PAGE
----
Catalonia's last bullfight took place on Monday. A sold-out crowd watched some of Spain's most famous matadors dance around charging bulls at the Moorish-inspired La Monumental arena in Barcelona.

The Parliament of the Spanish state of Catalonia banned the sport in 2010 after animal rights’ group Prou! (Enough in Catalan) collected nearly 200,000 signatures on a petition. The ban goes into effect on January 1, 2012, but Monday was the final event of the season.

Bull fighting is a national tradition in Spain, and many of the 20,000 or so spectators lamented the loss. Fans rushed into the area when the final bull was slayed, collecting dirt and fight posters as souvenirs.

World-famous bullfighter Jose Tomas was also lifted on the shoulders of those inside the ring and marched around the stadium.

But not everything was joyous, as animal rights activists gathered outside the arena, sparking clashes with fans. Police detained a number of people from the rally.

Despite rhetoric about animal cruelty, the bullfighting bans might also stem from a political struggle. Catalonia has long felt oppressed by Spain, and the autonomous community has tried to distance itself from Spain in the past.

The parliament has prohibited bullfights because it is a 'Spanish fiesta' -- the ultimate symbol of Spanish nationalism,” bullfighter Serafin Marin said, according to The Telegraph. “The ban has nothing to do with animal welfare.”

Marin is a native of Barcelona, and the famed bullfighter was given the honor of killing the last bull in Catalonia.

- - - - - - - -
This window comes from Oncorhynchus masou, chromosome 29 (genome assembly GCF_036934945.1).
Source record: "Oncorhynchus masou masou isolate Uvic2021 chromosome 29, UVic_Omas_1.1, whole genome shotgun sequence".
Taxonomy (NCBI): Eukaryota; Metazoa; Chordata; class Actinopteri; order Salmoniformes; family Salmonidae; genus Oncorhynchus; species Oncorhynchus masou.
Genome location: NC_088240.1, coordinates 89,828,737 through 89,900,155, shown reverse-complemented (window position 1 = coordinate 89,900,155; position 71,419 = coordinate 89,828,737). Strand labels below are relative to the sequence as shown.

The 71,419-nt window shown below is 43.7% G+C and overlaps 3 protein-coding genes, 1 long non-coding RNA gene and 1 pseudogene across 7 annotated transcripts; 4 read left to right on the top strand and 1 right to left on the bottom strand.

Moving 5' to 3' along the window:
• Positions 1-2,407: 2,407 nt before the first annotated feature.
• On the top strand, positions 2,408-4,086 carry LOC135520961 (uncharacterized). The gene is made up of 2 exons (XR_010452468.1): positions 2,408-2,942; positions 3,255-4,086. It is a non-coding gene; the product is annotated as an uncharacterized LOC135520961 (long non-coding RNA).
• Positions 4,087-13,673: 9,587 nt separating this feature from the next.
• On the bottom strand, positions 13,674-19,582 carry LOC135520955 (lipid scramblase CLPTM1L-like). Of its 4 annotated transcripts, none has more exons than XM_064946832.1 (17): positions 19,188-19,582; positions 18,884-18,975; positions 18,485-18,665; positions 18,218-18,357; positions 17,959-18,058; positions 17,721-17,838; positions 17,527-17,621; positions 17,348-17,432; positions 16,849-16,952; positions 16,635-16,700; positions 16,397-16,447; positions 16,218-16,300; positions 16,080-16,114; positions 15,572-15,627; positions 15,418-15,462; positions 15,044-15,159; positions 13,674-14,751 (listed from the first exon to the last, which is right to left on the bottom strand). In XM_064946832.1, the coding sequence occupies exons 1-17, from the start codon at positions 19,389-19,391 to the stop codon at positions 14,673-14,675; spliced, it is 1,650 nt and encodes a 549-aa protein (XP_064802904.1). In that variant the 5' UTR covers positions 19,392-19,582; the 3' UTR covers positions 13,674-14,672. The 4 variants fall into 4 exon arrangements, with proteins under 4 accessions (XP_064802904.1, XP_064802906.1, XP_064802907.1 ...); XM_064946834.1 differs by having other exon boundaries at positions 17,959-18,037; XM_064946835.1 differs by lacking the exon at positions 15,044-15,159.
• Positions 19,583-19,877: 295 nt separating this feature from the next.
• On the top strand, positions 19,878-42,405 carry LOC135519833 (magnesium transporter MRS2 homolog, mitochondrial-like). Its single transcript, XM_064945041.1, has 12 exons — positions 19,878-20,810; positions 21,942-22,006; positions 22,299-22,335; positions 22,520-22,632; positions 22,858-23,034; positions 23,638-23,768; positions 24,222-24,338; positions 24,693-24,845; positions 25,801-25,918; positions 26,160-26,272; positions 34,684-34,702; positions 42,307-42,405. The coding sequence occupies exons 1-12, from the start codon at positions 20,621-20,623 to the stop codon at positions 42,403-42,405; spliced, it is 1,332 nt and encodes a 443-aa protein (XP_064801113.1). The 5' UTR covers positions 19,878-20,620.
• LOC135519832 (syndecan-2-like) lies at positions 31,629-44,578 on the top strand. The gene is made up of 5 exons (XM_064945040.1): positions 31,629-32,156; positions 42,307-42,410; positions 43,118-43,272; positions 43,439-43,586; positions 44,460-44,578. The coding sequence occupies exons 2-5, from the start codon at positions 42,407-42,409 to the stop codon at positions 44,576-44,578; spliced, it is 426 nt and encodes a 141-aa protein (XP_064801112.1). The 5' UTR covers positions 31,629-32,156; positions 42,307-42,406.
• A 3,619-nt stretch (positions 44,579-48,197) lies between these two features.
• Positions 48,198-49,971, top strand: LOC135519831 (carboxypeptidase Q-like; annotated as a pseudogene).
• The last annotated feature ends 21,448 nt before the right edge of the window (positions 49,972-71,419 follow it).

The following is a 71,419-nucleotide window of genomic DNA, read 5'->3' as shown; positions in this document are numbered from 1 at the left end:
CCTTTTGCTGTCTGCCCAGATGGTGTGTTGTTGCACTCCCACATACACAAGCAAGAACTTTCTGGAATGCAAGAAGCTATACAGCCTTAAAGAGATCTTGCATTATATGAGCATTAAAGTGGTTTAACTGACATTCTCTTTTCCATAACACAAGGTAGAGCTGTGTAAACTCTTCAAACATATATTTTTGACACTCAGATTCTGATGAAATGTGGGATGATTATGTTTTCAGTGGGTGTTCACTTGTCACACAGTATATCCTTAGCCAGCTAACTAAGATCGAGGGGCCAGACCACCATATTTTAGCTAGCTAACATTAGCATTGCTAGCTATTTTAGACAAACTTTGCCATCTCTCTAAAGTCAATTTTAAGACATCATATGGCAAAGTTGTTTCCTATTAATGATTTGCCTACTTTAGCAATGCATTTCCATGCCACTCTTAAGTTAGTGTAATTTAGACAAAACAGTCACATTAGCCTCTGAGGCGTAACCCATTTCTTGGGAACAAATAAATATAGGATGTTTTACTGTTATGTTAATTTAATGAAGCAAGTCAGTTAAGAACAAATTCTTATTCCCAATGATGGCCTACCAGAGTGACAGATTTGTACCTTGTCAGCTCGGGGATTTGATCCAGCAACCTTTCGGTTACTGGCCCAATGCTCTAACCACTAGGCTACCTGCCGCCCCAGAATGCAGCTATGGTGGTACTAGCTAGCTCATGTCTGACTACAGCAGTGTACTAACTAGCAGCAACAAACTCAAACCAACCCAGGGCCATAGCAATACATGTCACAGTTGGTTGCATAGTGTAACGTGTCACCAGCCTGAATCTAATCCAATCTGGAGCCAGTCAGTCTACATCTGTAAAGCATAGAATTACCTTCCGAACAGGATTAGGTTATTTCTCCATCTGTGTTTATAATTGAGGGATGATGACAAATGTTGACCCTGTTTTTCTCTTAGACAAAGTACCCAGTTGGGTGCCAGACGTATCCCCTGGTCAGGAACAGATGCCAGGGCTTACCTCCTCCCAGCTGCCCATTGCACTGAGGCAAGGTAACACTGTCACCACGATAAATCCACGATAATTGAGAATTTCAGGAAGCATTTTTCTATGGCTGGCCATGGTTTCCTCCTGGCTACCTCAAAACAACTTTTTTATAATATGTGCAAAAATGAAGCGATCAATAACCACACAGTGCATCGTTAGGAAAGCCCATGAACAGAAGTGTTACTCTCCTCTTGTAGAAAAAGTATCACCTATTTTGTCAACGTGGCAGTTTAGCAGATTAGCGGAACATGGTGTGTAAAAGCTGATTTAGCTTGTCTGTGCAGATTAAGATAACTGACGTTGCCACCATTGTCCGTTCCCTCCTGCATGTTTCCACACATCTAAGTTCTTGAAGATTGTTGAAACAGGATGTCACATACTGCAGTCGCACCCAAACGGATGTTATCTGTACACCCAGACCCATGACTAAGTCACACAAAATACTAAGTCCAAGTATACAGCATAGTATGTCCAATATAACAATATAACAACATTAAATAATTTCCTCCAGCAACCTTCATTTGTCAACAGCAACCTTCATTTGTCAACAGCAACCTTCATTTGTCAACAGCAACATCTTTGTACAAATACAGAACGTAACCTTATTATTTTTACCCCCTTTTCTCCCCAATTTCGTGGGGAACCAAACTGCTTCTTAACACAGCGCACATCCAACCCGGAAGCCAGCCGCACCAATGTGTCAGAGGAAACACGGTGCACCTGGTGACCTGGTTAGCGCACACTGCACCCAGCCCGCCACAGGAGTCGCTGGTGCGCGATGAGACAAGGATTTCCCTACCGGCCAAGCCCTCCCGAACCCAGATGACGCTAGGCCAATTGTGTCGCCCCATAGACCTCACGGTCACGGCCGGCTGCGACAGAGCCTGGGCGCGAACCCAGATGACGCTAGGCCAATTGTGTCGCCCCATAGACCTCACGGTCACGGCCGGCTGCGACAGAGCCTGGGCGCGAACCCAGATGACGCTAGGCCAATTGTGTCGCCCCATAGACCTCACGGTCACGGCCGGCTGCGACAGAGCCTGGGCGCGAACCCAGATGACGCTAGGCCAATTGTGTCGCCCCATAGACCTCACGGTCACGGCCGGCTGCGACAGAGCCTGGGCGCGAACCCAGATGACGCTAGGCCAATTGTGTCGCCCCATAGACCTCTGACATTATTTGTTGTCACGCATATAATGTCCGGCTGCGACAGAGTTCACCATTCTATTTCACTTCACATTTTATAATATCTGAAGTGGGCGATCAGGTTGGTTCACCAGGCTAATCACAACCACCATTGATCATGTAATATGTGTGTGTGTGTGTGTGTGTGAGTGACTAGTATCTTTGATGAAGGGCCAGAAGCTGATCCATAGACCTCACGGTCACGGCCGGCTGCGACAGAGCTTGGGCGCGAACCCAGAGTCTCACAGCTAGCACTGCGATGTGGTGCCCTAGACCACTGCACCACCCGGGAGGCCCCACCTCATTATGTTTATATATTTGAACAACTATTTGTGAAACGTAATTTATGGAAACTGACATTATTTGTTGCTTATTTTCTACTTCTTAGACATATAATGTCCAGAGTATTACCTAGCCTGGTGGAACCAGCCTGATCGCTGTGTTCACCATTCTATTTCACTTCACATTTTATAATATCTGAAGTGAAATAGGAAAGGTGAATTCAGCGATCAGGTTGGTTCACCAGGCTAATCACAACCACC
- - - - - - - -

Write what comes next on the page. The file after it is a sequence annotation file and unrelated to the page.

”Banning bullfighting in Catalonia is nothing more than an attack on liberty,” stated Carlos Nunez, president of Spain’s Mesa del Toro, a pro-bullfighting group. ”It’s the fruit of policies in Catalonia against bullfighting and all that is seen to represent Spain.”

The Catalan nationalism movement, also known as Catalanisme, is a separatist movement that began after the fall of Francisco Franco's dictatorship in the mid-1970s. Catalonia is extremely proud and protective of its national identity and has tried to minimize Spanish influence.

Catalonia has three official languages: Catalan, Spanish and Aranese, a regional dialect specific to the Aran Valley in the Pyrenees. Everything in the state is translated into both Catalan and Spanish, and in Barcelona, locals are notorious for refusing to speak Spanish to visitors.

Even after Spain's 2010 World Cup win, very few national flags were seen flying from windows in Barcelona, unlike in the rest of Spain.

But the bullfighting ban might also be economically influenced. The sport has been losing popularity in Catalonia for years, and La Monumental has only sold about a third of its seats for matches in the past decades, according to The Telegraph. And while the sport is popular among tourists, the cost of running a bullfighting operation made it uneconomical for small towns, where the number of bullfight-related events has fallen by 34 percent between 2007 and 2010, according to Spanish newspaper El Pais.

Catalonia still allows a sport called correbous, in which flaming torches are attached to a bull's horns as it is chased through the streets. The only other state to ban bullfighting in Spain is the Canary Islands.